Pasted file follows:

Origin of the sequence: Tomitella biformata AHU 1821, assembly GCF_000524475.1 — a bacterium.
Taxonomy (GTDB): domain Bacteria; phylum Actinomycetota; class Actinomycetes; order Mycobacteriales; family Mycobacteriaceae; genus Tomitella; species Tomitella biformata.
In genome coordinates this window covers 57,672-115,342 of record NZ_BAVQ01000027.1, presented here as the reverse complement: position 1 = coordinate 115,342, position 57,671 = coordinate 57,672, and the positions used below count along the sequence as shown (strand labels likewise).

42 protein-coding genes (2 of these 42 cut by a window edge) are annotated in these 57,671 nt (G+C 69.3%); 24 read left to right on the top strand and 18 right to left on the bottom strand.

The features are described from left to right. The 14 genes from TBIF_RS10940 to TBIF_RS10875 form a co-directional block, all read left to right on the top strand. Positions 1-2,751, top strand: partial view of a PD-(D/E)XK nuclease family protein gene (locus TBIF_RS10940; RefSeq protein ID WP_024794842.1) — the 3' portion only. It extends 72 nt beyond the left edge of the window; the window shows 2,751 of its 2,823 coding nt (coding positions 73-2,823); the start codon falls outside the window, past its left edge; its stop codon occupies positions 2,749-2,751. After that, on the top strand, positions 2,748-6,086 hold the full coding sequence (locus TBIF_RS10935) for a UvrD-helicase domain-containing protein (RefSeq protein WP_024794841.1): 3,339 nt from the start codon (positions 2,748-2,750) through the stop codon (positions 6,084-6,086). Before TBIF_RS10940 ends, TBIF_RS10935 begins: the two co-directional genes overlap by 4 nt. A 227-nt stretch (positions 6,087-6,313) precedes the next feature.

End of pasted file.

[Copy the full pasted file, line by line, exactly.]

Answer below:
Origin of the sequence: Tomitella biformata AHU 1821, assembly GCF_000524475.1 — a bacterium.
Taxonomy (GTDB): domain Bacteria; phylum Actinomycetota; class Actinomycetes; order Mycobacteriales; family Mycobacteriaceae; genus Tomitella; species Tomitella biformata.
In genome coordinates this window covers 57,672-115,342 of record NZ_BAVQ01000027.1, presented here as the reverse complement: position 1 = coordinate 115,342, position 57,671 = coordinate 57,672, and the positions used below count along the sequence as shown (strand labels likewise).

42 protein-coding genes (2 of these 42 cut by a window edge) are annotated in these 57,671 nt (G+C 69.3%); 24 read left to right on the top strand and 18 right to left on the bottom strand.

The features are described from left to right. The 14 genes from TBIF_RS10940 to TBIF_RS10875 form a co-directional block, all read left to right on the top strand. Positions 1-2,751, top strand: partial view of a PD-(D/E)XK nuclease family protein gene (locus TBIF_RS10940; RefSeq protein ID WP_024794842.1) — the 3' portion only. It extends 72 nt beyond the left edge of the window; the window shows 2,751 of its 2,823 coding nt (coding positions 73-2,823); the start codon falls outside the window, past its left edge; its stop codon occupies positions 2,749-2,751. After that, on the top strand, positions 2,748-6,086 hold the full coding sequence (locus TBIF_RS10935) for a UvrD-helicase domain-containing protein (RefSeq protein WP_024794841.1): 3,339 nt from the start codon (positions 2,748-2,750) through the stop codon (positions 6,084-6,086). Before TBIF_RS10940 ends, TBIF_RS10935 begins: the two co-directional genes overlap by 4 nt. A 227-nt stretch (positions 6,087-6,313) precedes the next feature.